Health Care and Social Media – Social Media Breakfast

Social Media Breakfast was very insightful again and brought together a panel representing interesting approaches to social media in health care.

@AlbertMaruggi posed a few questions and outlined a challenge of health care as an industry. As any industry health care can see a downside of transparency, but the upside is accountability, and ability to prevent negative events from happening. However, @AlbertMaruggi pointed to a gap that industry is facing: general public wants more and now, but evidence-based medicine does not consider this approach effective.

Larissa Rodriquez (HealthPartners and Regions Hospital)

HealthPartners sought differentiation and mascots became a very innovative and fun solution. Social media became a natural extension – mascots don’t talk… social media gave them a voice.

Mascots participated in over 200 events over last year; they allow consumers to experience the brand. Social media is not optional.  Important:

  • minimize the risk
  • maximize the value

The company is constantly evolving its approach and overcoming challenges:

  • experimentation
  • recognition of time commitment

Controlling your brand in social media is difficult, however,  Larissa is trying to avoid the first impulse to delete an uncomfortable comment and get the mascot to respond in a clever way.

What is next?  Figuring out how to connect social media to patient care (HIPAA sensitive issue).

How mascots help to promote company’s agenda? Mascots usually have marketing materials.

How the concept was sold internally? Leadership bought in from the beginning and employees were excited about a concept of making a specimen cup a mascot.

HealthPartners would like to be ahead of the other players in the industry and do spend time thinking about strategy.

Jesse Stremcha (Children’s Hospitals)

General recommendation on the social media policy – do not reinvent the wheel; adjust and adopt existing policies. Law lags behind the disruptive technologies.

Interesting example: patients’ communication with each other helps them to cope with the situation better using the experience of others. A physician can say that a child should not eat before the surgery and parents would not serve breakfast, but a tip of covering the food in the house would be very valuable for a parent. A two-year-old would not understand why he cannot eat.

One of the existing sites is Patients Like Me.

Online communication between a physician and a patient also complicated by the question where is doctor-patient relationship starts…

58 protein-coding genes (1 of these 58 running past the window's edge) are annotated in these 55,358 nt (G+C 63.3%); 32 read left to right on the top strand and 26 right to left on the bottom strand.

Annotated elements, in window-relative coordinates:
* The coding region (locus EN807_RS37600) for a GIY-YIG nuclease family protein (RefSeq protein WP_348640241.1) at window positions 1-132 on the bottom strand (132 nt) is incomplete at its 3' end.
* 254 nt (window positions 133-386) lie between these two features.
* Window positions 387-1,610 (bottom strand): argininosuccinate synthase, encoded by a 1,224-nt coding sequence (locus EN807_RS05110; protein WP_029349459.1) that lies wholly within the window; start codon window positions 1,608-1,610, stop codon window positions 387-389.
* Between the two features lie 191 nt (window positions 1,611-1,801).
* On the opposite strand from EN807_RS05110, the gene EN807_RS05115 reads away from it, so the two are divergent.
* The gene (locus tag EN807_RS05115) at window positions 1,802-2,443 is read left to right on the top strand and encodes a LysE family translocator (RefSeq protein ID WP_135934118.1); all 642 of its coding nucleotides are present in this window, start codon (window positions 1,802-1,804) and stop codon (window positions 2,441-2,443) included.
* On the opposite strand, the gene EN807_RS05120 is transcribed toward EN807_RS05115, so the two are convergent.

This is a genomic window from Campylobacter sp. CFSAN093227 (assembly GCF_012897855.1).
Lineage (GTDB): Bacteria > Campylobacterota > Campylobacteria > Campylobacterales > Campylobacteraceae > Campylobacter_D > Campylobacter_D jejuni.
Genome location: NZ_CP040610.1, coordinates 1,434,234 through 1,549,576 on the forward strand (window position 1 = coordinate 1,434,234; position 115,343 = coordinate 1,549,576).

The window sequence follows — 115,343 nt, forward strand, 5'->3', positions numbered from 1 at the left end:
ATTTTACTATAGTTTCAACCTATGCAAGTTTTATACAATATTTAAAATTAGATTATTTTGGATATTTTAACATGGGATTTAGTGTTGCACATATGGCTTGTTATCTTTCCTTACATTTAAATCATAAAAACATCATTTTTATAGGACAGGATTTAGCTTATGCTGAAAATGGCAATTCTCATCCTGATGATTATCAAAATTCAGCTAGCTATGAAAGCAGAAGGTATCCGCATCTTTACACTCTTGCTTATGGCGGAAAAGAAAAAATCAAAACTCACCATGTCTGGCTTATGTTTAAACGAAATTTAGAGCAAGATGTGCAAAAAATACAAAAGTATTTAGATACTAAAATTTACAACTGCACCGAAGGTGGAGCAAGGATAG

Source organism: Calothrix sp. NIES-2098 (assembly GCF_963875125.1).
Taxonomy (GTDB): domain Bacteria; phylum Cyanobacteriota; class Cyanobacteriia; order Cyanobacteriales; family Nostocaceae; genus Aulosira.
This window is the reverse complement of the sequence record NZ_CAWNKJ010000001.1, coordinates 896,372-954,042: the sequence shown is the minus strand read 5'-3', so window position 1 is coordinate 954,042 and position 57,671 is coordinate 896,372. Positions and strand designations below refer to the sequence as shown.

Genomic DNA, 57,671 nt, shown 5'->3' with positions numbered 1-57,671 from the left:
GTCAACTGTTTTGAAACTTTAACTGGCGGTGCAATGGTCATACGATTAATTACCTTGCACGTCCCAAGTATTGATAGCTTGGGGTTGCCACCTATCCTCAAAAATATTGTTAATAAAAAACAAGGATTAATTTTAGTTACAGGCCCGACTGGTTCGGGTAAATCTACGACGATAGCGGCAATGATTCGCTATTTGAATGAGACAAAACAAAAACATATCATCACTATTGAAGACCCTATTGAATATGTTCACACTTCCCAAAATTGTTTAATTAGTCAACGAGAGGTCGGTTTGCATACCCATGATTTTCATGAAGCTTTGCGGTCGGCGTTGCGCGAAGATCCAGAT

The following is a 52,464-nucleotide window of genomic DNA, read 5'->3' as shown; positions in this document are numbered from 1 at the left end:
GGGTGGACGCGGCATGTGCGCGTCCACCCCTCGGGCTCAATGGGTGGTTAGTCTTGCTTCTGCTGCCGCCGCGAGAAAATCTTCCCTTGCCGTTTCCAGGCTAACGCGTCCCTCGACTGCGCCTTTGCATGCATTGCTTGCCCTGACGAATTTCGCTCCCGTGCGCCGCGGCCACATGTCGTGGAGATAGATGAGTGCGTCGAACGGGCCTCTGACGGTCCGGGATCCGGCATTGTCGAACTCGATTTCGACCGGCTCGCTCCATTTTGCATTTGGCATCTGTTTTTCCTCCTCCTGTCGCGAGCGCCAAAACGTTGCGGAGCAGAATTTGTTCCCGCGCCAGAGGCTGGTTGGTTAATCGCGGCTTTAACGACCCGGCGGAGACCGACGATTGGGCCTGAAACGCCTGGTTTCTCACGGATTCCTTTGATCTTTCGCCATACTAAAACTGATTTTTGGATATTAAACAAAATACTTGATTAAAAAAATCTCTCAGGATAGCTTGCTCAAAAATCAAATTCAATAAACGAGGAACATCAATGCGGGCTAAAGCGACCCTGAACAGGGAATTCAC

Cindy Fruitrail (Fairview)

@AlbertMaruggi started this part of the conversation by suggesting that “one way to implement social media is not to call it social media.”

All Fairview social media efforts are safely behind company’s firewall.  The problem was that “bright minds did not see each other.”  People were creating places “out there” to communicate, and company did not find it comfortable or productive. The “Facebook” at work was created behind firewall, where clinics could discuss real issues. The name of the tool is i-Connect. It was introduced in a soft launch to strategic areas, which would gain the most from collaboration. Fairview has 12,000 core staff, and 5,000 logged on to the system.

A question from the audience expressed a concern that most likely younger physicians use social networks. At that point the older gentlemen, a physician, who were on the panel, half-jokingly responded: “Look at me!”

Fairview i-Connect has limited tracking capabilities at this point and demographic data is not available.
Some clinics reduced their e-mail time.

Kent Bottles (ICSI) concentrated on disruptive technologies and recommended three books:

Here Comes Everybody – Suddenly everybody has access to professional technology allowing aggregation of people.  One of interesting example is Diabetes Mine – a blog of a person living with diabetes.

The Innovator’s Prescription – “Provocative staff” – what changes are needed and how everything in the industry is changing.

Free: The Future of a Radical Price – another good book to read for health care professionals.

Are doctors “don’t get it” or “get it and don’t like it”?

Kent gave another recommendation (what is common in the industry): don’t expect physicians to write a blog – interview them on camera and post. It could be simple and effective approach.

From another side, physicians do want to communicate online and use social networks; popularity of Sermo proved that physician networks can be very valuable.

Examples of disruptive technologies: a pediatrician eliminated her office an significant part of the overhead by moving her practice into her car. She visits patients in their homes and keeps records on her computer. Most of needed pediatric procedures can be done in patient’s home with minimal equipment.

This Social Media Breakfast was a treasure of interesting examples and also a fun event. Petey P. Cup himself stopped by… 😉

Social Media Breakfast

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